Communicating Climate and Environmental Justice

Sponsor: Environmental Communication Division
Sat, 11/10: 2:00 PM  - 3:15 PM 
Salt Palace Convention Center 
Room: 253B (Level 2) 
Individual papers that address social and environmental justice and approach climate change as a justice issue.


Marek Muller, Ball State University  - Contact Me


Peter K. Bsumek, James Madison University  - Contact Me


Environmental Communication Division


Climate in Chaos: Colombian Coffee Farmers’ Experience of Climate Change

Climate change influences regional climates around the globe, often impacting agricultural systems. Regional climate change impacts are reducing the yield of Colombian coffee, the country's largest agricultural export indirectly responsible for the livelihoods of two million Colombians. This study, based on 45 in-person, in-depth interviews of coffee farmers in Risaralda, Colombia, uses a grounded theory approach to understand, in a highly contextualized manner, how the coffee farmers experience climate change. The results illustrate how Colombian coffee farmers experience climate change as unpredictable seasons and weather patterns: a climate in chaos. As a consequence of trying to farm in the face of uncertainty, farmers feel their livelihoods are threatened, and they attempt to make sense of humans' role in both climate change problems and solutions. The results are interpreted in terms of how they can inform a climate change communication and adaptation campaign in Colombia. Keywords: climate change, environmental communication, formative research, grounded theory, Colombia, coffee farming 


Natalie White, Purdue University  - Contact Me


Jessica Eise, Purdue University  - Contact Me

Consequences of Becoming a Movement: How Rhetoric and Performance Cemented McKibben’s Leadership

This paper contributes to both environmental communication and social movement theory as it interrogates the activist identity of founder, Bill McKibben. McKibben's self-portrayal is built from a comic frame where he is an "accidental activist"-an equal partner in a leaderless organization-but his high level decision making and acceptance of blame and responsibility within repeatedly shows his position as the leader. Because McKibben and are tied through this leadership, his use of comic frame to build his own activist identity inherently shapes the organizational identity of This paper seeks to examine the tensions between McKibben's actions and publicly stated refusal to accept himself as the "leader," and how these tensions impact the movement. I argue that the conflation of McKibben's identity with's weakens the organization, and that in order to succeed long-term, needs infrastructural change, or McKibben needs to stop refusing leadership. 


Megan E. Cullinan, University of Utah  - Contact Me

Environmental Nepantlisma: Theorizing Borderland Ecocultural Identities

In this chapter, the authors theorize ecocultural identity and the complexities of identity in a border landscape fraught with numerous, conflicting dualistic tensions – US/Mexico, English/Spanish, city/desert, nature/culture, human/more-than-human. Whereas the boundaries of these identities are patrolled and policed (both literally and symbolically), the border also provides a unique lens for understanding how (seemingly) oppositional tensions can conflict and converge in order to (re)create transformative perceptions and praxis. In developing their argument, the authors take up Anzaldúa's (1987) concept of the nepantlera to begin theorizing ecocultural identity in the Borderland. The claims in this chapter animate environmental nepantlisma as a "geography of self" that simultaneously constrains and enables possible modes of thought and practice. This essay contributes to a broader understanding of ecocultural identity by examining ways borderland theory can provide a framework for understanding ecocultural identity as transitory, in flux, bounded, and constantly negotiated through themes of alluvial diffusions, resistance, and resilience.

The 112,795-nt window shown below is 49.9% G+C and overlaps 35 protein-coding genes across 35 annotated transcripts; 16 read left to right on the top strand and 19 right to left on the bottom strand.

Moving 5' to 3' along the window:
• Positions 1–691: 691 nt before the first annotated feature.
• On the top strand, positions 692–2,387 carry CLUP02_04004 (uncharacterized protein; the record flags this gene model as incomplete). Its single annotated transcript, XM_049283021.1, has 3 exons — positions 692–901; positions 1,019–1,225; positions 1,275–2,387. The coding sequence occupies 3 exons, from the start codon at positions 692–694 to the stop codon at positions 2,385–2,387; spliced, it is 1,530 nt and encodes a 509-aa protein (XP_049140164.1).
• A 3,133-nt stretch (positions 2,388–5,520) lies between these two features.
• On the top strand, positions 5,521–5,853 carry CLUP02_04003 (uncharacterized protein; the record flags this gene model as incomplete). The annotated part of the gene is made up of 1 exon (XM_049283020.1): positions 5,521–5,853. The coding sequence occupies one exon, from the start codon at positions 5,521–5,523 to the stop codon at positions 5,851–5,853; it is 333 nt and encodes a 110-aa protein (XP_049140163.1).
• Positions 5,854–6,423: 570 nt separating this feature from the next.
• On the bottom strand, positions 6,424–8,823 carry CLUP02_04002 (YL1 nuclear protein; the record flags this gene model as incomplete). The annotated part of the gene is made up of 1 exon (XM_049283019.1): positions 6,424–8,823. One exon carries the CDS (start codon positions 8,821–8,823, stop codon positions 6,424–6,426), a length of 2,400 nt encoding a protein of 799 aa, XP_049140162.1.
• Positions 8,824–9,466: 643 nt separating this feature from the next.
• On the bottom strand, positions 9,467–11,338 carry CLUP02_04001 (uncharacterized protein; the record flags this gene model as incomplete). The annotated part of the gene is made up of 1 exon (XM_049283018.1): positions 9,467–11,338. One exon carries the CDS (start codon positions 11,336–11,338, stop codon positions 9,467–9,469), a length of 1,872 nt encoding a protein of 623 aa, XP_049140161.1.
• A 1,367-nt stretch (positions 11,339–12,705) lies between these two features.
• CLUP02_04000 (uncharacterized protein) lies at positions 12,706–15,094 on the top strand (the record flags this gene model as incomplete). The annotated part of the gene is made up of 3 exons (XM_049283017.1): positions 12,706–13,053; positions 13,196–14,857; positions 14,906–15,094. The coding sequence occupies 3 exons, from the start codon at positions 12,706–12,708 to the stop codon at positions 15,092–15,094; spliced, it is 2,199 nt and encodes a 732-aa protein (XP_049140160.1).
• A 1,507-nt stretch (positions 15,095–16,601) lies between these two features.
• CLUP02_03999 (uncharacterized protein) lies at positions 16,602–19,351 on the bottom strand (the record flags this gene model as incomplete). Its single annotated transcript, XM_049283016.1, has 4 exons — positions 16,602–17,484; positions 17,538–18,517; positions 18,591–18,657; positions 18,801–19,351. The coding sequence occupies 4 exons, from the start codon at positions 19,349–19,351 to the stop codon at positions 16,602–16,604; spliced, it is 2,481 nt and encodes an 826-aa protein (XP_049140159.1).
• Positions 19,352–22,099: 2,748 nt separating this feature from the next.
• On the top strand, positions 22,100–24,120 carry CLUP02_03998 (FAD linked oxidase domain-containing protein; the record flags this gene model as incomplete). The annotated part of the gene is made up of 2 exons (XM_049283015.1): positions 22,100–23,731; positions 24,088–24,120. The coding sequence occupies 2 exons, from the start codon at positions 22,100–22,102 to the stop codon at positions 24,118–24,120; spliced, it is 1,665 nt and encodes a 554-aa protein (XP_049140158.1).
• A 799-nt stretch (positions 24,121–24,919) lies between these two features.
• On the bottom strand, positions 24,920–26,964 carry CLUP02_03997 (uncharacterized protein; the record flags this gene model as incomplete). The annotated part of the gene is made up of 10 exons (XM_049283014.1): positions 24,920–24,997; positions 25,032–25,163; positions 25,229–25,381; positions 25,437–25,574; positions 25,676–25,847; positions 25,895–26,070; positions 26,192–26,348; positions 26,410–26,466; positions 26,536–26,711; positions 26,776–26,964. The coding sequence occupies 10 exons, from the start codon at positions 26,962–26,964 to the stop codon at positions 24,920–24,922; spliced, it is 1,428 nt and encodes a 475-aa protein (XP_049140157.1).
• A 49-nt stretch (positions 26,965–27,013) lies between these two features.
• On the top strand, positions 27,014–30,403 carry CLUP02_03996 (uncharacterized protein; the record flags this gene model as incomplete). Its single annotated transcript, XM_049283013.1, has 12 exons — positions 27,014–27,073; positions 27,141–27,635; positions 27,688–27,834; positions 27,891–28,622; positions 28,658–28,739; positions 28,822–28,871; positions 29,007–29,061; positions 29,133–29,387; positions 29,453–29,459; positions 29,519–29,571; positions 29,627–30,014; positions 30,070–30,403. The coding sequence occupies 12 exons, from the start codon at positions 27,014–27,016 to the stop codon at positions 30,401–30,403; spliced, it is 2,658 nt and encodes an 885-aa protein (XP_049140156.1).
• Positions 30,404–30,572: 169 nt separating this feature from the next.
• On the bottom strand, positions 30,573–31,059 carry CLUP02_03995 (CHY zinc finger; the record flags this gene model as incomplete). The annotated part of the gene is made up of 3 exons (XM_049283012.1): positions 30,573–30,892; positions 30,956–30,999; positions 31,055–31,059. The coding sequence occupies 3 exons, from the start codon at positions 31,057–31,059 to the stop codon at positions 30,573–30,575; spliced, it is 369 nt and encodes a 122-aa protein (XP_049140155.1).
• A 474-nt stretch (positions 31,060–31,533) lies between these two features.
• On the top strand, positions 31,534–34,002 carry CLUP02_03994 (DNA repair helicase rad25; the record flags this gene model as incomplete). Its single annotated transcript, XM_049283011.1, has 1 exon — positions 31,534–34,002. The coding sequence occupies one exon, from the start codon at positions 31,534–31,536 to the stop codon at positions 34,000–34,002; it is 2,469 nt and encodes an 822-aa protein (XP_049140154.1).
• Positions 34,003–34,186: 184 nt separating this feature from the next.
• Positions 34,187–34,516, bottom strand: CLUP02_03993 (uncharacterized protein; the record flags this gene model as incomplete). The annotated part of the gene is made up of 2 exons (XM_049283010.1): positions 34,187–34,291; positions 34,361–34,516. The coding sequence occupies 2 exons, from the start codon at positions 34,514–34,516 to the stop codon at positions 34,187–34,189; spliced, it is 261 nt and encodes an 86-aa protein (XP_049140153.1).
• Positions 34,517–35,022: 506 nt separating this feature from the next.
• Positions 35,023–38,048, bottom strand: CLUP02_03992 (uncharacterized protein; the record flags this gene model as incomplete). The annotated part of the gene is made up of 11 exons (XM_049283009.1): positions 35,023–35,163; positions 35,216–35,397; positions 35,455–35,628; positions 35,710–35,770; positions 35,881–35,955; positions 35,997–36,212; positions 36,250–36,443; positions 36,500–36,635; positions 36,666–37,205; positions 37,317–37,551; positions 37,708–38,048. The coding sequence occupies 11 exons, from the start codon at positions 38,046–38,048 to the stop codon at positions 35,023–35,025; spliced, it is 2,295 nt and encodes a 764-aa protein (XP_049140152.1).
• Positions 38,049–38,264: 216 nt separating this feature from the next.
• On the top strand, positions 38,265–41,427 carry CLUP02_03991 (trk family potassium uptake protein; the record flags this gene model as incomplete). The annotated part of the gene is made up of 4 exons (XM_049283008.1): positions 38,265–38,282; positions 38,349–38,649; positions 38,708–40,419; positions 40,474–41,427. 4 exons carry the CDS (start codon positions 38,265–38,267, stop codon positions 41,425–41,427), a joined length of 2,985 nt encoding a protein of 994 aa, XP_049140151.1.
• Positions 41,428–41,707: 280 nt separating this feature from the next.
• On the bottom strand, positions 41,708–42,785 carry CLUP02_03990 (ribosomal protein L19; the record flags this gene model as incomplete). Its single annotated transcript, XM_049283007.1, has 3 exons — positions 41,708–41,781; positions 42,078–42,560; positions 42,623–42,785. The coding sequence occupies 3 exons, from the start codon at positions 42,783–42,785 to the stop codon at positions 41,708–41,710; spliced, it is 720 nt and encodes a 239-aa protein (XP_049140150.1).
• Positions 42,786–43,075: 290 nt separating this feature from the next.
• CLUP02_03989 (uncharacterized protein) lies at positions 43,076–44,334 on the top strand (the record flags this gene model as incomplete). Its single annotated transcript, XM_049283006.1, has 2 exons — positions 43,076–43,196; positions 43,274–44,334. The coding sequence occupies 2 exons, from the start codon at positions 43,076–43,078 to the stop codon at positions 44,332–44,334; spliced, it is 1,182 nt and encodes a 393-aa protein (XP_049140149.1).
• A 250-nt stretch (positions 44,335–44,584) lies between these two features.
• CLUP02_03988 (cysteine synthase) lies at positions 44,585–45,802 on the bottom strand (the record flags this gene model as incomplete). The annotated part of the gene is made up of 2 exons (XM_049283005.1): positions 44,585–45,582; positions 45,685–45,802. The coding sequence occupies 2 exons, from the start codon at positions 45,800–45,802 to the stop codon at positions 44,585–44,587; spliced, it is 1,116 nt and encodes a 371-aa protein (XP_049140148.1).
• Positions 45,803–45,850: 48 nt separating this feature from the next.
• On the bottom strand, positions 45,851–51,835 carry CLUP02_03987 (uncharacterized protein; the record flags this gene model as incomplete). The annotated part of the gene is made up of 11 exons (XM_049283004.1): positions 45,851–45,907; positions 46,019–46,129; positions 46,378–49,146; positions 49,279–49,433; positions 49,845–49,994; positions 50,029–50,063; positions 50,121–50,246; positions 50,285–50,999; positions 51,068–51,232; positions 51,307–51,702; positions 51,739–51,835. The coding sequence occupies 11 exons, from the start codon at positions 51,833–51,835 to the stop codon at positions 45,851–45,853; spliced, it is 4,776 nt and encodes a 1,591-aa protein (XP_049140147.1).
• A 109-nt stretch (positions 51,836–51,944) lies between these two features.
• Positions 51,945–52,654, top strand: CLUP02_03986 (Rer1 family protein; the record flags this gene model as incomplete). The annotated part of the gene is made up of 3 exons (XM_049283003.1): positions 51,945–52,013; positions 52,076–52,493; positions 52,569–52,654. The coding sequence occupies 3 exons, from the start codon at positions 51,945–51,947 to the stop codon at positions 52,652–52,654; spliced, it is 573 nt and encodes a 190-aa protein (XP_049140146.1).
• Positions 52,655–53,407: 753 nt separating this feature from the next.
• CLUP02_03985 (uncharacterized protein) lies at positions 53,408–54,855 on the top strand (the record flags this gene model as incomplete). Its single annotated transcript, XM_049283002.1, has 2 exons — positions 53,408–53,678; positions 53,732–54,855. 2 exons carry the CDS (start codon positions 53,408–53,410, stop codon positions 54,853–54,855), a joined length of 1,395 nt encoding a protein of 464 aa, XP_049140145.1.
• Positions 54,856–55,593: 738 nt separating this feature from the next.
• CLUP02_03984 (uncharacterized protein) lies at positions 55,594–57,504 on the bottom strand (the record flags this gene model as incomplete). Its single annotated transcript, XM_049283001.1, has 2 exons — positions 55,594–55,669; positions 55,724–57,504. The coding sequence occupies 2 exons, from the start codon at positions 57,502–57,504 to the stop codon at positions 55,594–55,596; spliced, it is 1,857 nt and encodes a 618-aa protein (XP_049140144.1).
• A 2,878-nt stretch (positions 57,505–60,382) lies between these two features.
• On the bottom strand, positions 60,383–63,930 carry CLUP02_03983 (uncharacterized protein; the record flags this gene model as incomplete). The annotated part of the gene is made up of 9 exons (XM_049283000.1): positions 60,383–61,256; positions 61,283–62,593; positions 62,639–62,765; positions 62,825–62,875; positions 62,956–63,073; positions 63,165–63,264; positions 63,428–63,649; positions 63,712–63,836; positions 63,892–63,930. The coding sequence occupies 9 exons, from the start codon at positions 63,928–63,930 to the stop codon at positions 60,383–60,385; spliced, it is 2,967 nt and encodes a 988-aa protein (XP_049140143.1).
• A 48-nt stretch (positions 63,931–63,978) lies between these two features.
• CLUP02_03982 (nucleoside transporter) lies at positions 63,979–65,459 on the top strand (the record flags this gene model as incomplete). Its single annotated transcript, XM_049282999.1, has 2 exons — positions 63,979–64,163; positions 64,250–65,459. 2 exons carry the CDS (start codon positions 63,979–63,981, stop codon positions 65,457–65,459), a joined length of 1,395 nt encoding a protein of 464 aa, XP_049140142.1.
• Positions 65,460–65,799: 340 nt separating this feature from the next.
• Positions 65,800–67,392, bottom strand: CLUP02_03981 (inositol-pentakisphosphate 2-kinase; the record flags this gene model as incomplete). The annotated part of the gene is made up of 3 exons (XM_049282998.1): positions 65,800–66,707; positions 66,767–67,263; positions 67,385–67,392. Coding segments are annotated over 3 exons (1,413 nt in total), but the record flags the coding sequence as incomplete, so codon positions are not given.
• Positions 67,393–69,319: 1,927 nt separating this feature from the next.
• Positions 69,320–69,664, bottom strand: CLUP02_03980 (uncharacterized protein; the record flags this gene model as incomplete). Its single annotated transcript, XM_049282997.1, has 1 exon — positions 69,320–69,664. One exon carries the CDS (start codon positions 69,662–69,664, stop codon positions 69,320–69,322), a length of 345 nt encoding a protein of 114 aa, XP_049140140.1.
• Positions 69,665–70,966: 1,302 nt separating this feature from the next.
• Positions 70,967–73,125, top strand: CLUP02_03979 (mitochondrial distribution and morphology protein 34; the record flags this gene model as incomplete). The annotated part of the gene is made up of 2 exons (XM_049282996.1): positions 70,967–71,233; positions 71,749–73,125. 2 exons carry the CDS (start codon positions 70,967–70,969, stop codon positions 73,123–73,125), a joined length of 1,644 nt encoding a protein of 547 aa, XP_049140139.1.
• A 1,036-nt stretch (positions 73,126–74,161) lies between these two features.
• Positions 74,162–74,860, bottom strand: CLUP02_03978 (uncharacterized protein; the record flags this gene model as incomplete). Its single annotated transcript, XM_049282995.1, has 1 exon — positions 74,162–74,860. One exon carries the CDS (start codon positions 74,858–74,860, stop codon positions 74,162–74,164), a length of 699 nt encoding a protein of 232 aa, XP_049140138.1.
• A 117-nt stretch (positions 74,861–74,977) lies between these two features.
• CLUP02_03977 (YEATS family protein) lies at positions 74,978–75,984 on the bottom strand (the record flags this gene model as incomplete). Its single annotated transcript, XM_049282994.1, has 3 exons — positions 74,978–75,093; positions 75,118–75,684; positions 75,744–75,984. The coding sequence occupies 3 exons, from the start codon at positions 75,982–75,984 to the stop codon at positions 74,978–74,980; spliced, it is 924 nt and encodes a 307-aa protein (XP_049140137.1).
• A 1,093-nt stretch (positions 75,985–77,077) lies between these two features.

Carlos A. Tarin, University of Texas, El Paso  - Contact Me


Sarah Upton, University of Texas, El Paso  - Contact Me
Stacey Sowards, University of Texas, El Paso  - Contact Me

Exxon Killed the Reef and we Deserve Justice: A Rhetorical Analysis of the Ideograph of Retributive Justice in the Climate Movement

Exxon, the world's largest fossil fuel corporation, is currently under investigation by the New York Attorney General due to newly arisen evidence that implicates the corporation to have knowingly deceived the public regarding the facts of climate change despite their clear understanding of the science. The climate movement, led by in this instance, supports the investigation for its significance and potential outcomes that could favor environmental justice. is opportunistically utilizing the investigation to advance their agenda to mitigate climate change. In this essay, I analyze the web pages for the Exxon Killed the Reef and the #ExxonKnew campaigns to understand how the climate movement rearticulates the ideograph of justice to discursively and organizationally create conflict with the fossil fuel corporations, namely Exxon in this case. I argue that the campaigns leverage the principles of retributive justice to motivate audiences to demand that the fossil fuel corporations be held accountable for their contributions to climate change. I then contend that the efforts to hold fossil fuel corporations accountable is comparable to the movement to hold tobacco corporations responsible for their public deception. 


Sean Quartz, University of Montana  - Contact Me